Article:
ELT students in Malta spent around €139m last year, down from €161m in 2015, and accounted for 10.7% of all total guest nights in the country.
Profitability of the ELT sector fell for the second year in a row as well. Profit per student week was predicted to have dropped to €35.86 per student, a fall from €42.2 in 2015.
Last year, the country welcomed 76,730 students to the country – a minor increase of 1.6% on the previous year.
“The international scene in 2016 has not been without strife”
This cohort of visitors accounted for 3.9% of all tourist arrivals. The country’s ELT body, FELTOM, argues that the sector is facing challenges as a result of visa policy for long-stay students outside of the EU.
Speaking to The PIE News earlier this month, Genevieve Abela, CEO of FELTOM, said the country does not have “enough valid government policies to encourage length of stay.”
Non-EU students who wish to enrol in a language program for longer than 90 days need to change visas in-country, but the process is reportedly challenging for students.
Abela said at the Deloitte report launch that the association is currently looking at policies to ease the accessibility of the visa process, including “the introduction for work-study permit and walk-in applications – all of which would give an essential boost to local intake opening up for international students from different markets”.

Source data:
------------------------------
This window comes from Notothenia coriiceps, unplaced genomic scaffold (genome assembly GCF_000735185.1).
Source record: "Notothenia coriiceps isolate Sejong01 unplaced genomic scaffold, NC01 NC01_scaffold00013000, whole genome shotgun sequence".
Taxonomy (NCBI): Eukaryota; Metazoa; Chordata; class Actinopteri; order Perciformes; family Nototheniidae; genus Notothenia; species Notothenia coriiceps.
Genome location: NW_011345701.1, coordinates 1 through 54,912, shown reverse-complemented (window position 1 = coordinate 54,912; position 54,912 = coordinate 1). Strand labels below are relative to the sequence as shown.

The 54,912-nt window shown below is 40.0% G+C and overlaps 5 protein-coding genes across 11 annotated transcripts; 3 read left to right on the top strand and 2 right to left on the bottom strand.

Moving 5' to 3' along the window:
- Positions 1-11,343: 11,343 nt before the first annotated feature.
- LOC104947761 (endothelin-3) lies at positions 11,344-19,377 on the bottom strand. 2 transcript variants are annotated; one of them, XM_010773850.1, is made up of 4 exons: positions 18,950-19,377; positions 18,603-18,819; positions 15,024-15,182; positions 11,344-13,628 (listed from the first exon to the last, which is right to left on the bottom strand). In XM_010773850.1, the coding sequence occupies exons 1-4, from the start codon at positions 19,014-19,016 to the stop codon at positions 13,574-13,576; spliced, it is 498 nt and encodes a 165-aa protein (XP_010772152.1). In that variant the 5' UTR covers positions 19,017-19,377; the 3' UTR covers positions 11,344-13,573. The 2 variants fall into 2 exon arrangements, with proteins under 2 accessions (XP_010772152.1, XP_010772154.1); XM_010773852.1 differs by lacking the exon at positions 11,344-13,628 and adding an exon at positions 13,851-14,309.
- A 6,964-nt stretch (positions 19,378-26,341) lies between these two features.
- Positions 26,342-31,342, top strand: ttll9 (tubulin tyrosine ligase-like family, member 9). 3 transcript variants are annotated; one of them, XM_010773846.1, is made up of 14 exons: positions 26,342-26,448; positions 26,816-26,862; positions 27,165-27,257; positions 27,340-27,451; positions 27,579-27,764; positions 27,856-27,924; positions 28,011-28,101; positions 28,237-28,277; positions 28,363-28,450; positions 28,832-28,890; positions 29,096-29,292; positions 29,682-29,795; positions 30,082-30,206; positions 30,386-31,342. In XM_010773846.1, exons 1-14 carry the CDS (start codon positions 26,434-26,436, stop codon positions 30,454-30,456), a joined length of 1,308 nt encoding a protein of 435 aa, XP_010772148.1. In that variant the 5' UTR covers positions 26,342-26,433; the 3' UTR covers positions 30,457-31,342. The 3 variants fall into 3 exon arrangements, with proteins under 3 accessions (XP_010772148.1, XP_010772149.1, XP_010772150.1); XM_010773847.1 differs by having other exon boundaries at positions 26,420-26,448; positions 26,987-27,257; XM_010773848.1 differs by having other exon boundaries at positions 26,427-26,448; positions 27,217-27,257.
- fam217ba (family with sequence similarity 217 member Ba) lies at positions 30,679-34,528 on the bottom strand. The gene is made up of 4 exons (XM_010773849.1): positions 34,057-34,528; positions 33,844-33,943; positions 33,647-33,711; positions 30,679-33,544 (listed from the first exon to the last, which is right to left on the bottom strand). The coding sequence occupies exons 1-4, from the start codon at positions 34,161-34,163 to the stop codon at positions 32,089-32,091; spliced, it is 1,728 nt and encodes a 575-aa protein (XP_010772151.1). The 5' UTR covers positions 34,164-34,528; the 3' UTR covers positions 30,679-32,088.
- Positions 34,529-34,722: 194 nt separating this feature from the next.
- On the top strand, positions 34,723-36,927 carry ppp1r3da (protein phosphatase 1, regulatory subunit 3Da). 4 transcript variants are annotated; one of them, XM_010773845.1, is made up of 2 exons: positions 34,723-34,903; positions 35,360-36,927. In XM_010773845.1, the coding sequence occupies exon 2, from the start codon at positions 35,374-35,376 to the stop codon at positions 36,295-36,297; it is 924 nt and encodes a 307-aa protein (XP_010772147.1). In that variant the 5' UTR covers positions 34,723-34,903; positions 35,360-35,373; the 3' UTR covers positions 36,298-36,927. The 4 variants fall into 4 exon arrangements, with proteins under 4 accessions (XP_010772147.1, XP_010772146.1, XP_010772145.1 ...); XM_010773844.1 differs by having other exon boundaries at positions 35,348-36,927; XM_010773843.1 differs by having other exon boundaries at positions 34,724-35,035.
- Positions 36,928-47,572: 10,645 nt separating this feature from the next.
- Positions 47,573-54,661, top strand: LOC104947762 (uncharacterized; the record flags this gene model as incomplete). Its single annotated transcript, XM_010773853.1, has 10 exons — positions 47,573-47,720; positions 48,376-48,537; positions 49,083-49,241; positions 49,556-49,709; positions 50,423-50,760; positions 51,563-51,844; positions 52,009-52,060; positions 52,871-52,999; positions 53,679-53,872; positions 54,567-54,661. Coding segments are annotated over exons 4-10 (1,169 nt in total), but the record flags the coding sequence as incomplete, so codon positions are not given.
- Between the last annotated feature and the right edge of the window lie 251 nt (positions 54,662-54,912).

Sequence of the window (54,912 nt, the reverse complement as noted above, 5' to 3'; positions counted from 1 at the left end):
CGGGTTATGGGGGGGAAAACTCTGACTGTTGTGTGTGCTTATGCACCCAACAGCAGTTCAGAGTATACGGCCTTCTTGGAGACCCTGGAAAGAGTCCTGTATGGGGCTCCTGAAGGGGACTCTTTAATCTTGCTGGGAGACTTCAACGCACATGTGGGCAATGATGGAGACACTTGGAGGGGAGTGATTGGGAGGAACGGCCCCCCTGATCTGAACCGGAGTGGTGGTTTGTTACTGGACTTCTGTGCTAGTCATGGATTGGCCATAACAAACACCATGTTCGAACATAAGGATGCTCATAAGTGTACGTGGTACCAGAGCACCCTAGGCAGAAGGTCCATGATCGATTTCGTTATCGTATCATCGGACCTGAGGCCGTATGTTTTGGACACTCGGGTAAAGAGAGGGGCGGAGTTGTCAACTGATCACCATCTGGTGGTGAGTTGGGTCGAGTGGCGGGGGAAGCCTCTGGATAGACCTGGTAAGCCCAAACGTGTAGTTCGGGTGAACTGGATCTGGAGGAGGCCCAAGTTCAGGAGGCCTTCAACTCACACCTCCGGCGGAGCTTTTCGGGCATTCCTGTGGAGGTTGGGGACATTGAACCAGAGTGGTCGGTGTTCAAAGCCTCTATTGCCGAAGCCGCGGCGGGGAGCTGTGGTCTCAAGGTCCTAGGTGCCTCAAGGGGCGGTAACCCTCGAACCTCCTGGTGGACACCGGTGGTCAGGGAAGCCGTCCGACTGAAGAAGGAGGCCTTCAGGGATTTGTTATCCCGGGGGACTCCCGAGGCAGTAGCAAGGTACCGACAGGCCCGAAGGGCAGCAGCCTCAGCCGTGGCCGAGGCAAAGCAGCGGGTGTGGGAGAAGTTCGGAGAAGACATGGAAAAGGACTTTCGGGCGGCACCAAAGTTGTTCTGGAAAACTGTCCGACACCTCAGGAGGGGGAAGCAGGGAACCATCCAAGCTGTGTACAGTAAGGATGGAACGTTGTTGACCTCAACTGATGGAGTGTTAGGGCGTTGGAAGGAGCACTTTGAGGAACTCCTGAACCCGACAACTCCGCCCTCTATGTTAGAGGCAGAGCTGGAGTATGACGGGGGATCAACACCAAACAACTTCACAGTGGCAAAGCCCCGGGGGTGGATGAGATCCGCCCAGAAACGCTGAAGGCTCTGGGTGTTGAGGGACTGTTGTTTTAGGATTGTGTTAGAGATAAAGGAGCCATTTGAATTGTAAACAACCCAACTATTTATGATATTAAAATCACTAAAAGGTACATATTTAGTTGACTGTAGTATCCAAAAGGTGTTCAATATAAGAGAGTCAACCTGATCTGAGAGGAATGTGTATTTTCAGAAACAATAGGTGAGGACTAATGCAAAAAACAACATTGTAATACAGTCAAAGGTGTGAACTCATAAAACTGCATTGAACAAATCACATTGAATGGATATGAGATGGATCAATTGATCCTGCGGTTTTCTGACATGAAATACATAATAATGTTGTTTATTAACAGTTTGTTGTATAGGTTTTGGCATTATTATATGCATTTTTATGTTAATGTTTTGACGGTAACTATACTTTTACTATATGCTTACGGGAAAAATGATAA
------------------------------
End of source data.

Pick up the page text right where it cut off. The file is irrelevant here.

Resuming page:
A 4% decline in student weeks was in part attributed to the visa situation.
“The international scene in 2016 has not been without strife and, as indicated in these statistics, this has unfortunately had, and will continue to have, a backlash on the local industry,” said Abela.
“This is why it is important that Malta is prepared to counter this with diversified, unique, and collaborative measures.”
Despite the fall in profitability, gross revenue has grown consistently since 2013, reaching €322.7 per student week in 2016. However, expenditure has risen alongside the revenue, increasing to €286.85 per student week last year.
Direct cost elements rose by 6.1%, according to the report, and overhead costs increased by 4.5% “driven mainly by increases in marketing spend, rent and non-teaching payroll cost”.